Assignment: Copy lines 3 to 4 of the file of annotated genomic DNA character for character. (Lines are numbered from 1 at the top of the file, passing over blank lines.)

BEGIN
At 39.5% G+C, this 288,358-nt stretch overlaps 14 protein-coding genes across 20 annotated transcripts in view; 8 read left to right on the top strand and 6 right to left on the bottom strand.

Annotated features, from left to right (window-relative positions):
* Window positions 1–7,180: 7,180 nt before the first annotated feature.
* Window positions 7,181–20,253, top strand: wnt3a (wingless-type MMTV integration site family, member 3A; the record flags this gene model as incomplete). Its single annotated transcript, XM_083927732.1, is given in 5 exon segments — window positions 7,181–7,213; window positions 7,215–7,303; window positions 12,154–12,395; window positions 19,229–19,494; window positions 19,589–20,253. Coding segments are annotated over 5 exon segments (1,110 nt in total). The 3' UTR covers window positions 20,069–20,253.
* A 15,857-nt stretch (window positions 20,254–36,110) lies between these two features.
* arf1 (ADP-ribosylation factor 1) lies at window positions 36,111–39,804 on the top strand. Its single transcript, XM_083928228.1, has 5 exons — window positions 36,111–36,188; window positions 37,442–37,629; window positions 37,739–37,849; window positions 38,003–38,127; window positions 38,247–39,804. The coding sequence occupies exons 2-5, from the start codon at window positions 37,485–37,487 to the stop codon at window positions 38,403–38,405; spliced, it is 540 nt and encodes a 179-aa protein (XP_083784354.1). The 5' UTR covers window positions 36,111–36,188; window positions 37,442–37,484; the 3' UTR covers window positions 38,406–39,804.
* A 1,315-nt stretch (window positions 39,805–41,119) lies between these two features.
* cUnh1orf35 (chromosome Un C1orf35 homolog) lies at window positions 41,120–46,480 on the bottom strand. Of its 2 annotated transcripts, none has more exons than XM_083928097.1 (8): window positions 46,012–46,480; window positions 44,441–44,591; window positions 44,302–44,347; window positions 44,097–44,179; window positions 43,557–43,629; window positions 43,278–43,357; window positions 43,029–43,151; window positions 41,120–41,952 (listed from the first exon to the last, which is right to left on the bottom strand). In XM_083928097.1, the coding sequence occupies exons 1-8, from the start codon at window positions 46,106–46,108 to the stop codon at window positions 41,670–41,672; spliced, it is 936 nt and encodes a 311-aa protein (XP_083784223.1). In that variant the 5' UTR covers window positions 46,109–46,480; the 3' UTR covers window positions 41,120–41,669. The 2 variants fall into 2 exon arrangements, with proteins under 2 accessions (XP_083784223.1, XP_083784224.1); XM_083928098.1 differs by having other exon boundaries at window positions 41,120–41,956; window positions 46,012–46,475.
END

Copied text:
* Window positions 1–7,180: 7,180 nt before the first annotated feature.
* Window positions 7,181–20,253, top strand: wnt3a (wingless-type MMTV integration site family, member 3A; the record flags this gene model as incomplete). Its single annotated transcript, XM_083927732.1, is given in 5 exon segments — window positions 7,181–7,213; window positions 7,215–7,303; window positions 12,154–12,395; window positions 19,229–19,494; window positions 19,589–20,253. Coding segments are annotated over 5 exon segments (1,110 nt in total). The 3' UTR covers window positions 20,069–20,253.